On December 4, 1956, the Museu de Arte Moderna (Museum of Modern Art) in São Paulo, Brazil, inaugurated the Ia Exposição Nacional de Arte Concreta (First National Exhibition of Concrete Art), an event that brought together poets and visual artists from the country’s two main cultural centers: São Paulo and Rio de Janeiro. The exhibition later traveled to the Ministry of Education and Health in Rio de Janeiro, which allowed further exposure to art critics from both cities.
Upon seeing the exhibition, art critic Ferreira Gullar wrote about the differences between the two groups in his article “I - O Grupo de São Paulo: I Exposição Nacional de Arte Concreta” (Jornal do Brasil, Suplemento Dominical, Rio de Janeiro, Brazil, February 17, 1957, 9): Whereas the São Paulo concretistas were more interested in issues of movement in design and expression, the Rio de Janeiro group focused on the use of color and materials.
In response, São Paulo–based artist Waldemar Cordeiro aimed to complicate Gullar’s perceived differences and similarities between the two groups, launching a public debate in the national press carried on by other artists and critics, including Mário Pedrosa and José Geraldo Vieira. This debate led to the theoretical articulation of what constituted Concrete art, as founded by the São Paulo group in 1952, and ultimately to the creation of a separate Rio de Janeiro–based Neoconcrete art movement in Rio in 1959. Readers can access this rich discussion at the ICAA’s shared collections site.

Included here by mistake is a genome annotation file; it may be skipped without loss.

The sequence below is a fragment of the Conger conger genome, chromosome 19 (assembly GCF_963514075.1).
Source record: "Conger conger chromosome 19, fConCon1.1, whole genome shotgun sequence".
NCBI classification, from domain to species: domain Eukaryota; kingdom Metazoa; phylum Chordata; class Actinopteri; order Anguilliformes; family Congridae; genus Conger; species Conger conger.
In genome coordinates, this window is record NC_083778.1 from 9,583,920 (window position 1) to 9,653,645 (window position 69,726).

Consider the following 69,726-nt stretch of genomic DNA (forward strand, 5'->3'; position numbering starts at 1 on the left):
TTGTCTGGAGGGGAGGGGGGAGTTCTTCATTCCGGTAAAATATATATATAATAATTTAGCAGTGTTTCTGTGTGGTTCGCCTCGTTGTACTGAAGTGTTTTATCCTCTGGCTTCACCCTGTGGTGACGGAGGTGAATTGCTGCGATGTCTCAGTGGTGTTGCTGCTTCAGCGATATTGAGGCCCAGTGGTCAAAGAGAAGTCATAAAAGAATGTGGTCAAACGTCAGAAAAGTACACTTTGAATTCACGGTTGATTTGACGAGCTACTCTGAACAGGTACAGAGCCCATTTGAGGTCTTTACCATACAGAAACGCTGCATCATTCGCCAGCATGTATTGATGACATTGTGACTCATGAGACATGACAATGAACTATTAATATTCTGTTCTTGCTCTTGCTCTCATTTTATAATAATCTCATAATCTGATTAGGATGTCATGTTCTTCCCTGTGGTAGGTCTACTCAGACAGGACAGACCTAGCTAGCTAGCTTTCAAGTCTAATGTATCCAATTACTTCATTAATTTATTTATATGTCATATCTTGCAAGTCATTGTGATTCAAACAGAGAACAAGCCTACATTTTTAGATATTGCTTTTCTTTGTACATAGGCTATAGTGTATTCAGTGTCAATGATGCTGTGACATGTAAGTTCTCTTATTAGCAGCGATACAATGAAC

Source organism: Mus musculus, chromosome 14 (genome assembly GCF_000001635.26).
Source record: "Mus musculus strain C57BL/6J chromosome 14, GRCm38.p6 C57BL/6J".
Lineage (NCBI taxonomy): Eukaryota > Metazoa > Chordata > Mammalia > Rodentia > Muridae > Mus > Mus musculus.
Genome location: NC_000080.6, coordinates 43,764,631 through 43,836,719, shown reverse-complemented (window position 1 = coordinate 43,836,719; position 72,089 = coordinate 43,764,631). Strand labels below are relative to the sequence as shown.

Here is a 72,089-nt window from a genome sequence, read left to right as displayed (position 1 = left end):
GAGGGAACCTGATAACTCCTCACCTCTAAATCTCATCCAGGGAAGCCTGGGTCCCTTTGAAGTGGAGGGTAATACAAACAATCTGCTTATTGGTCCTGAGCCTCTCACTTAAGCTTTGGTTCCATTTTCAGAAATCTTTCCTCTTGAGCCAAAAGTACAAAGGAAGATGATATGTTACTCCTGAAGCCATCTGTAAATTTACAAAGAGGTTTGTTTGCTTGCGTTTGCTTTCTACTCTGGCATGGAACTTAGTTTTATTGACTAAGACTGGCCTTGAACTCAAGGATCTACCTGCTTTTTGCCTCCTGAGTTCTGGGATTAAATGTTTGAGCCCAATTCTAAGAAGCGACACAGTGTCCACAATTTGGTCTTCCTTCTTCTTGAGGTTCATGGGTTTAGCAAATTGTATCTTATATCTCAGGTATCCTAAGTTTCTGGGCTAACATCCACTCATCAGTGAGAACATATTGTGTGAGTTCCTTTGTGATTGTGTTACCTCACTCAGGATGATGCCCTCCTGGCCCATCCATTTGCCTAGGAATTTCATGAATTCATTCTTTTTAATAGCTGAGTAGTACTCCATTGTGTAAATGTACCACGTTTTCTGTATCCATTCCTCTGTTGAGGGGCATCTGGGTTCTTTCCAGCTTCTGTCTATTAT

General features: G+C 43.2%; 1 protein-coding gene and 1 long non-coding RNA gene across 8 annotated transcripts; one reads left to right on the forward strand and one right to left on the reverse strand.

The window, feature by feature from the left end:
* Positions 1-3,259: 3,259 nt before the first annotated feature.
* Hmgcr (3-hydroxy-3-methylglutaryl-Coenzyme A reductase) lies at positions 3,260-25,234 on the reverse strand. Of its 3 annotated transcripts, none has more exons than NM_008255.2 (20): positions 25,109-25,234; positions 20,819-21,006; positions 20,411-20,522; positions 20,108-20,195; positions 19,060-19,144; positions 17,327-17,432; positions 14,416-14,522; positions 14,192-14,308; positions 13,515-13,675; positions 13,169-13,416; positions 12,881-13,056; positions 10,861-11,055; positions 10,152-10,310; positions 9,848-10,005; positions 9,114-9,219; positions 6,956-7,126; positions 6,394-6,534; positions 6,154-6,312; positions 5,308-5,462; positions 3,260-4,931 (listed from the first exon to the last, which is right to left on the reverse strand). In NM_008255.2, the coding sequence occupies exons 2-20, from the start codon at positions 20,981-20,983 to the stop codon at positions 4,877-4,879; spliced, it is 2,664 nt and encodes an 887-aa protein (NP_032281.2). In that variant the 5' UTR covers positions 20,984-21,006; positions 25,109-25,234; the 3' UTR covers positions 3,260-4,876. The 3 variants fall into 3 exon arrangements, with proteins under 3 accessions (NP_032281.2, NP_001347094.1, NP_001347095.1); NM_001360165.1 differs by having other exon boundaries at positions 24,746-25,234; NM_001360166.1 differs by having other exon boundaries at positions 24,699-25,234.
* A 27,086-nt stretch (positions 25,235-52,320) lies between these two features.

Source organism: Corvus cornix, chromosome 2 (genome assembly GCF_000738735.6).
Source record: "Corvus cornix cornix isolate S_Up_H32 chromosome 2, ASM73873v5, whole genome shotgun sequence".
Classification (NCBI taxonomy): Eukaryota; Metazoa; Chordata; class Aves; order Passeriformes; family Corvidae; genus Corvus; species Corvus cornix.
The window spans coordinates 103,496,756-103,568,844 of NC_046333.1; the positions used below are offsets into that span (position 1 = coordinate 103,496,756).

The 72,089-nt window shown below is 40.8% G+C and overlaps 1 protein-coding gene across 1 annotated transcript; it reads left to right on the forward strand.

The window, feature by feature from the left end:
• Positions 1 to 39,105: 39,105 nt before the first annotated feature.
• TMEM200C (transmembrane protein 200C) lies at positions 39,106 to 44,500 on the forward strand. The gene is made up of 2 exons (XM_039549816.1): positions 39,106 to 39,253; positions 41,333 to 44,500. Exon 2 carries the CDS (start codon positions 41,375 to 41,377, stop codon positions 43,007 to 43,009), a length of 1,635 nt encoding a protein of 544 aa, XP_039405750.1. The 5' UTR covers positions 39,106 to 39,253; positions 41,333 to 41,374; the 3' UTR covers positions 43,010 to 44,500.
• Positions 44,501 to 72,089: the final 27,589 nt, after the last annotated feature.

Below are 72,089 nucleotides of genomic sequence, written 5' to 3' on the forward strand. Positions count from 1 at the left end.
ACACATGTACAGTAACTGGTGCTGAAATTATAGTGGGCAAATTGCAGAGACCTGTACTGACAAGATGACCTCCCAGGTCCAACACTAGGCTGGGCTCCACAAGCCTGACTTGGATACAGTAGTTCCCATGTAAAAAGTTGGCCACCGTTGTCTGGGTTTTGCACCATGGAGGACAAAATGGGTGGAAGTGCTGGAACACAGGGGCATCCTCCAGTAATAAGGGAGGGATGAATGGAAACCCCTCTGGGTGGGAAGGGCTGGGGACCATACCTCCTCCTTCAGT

Now, nearly 60 years after the event, 18 of the 25 participating artists and poets in this groundbreaking exhibition are represented in the collection of the Museum of Fine Arts, Houston:
- Geraldo de Barros (1923–1998)
- Aluísio Carvão (1920–2001)
- Amílcar de Castro (1920–2002)
- Lothar Charoux (1912–1987)
- Lygia Clark (1920–1988)
- Waldemar Cordeiro (1925–1973)
- João José da Silva Costa (1931–2014)
- Hermelindo Fiaminghi (1920–2004)
- Judith Lauand (born 1922)
- Maurício Nogueira Lima (1930–1999)
- Rubem Ludolf (born 1932)
- César Oiticica (born 1968)
- Hélio Oiticica (1937–1980)
- Lygia Pape (1927–2004)
- Luís Sacilotto (1924–2003)
- Décio Vieira (1922–1988)
- Alfredo Volpi (1896–1988)
- Franz Josef Weissmann (1911–2005)
Other artists in the exhibition included Ronaldo de Azeredo (1937–2006), Augusto de Campos (born 1931), Haroldo de Campos (1929–2003), Wladimir Dias-Pino (born 1927), Ferreira Gullar (born 1930), and Décio Pignatari (1927–2012).
Want to know more? Visit the ICAA’s digital archive to access the Museum’s research resources on these artists.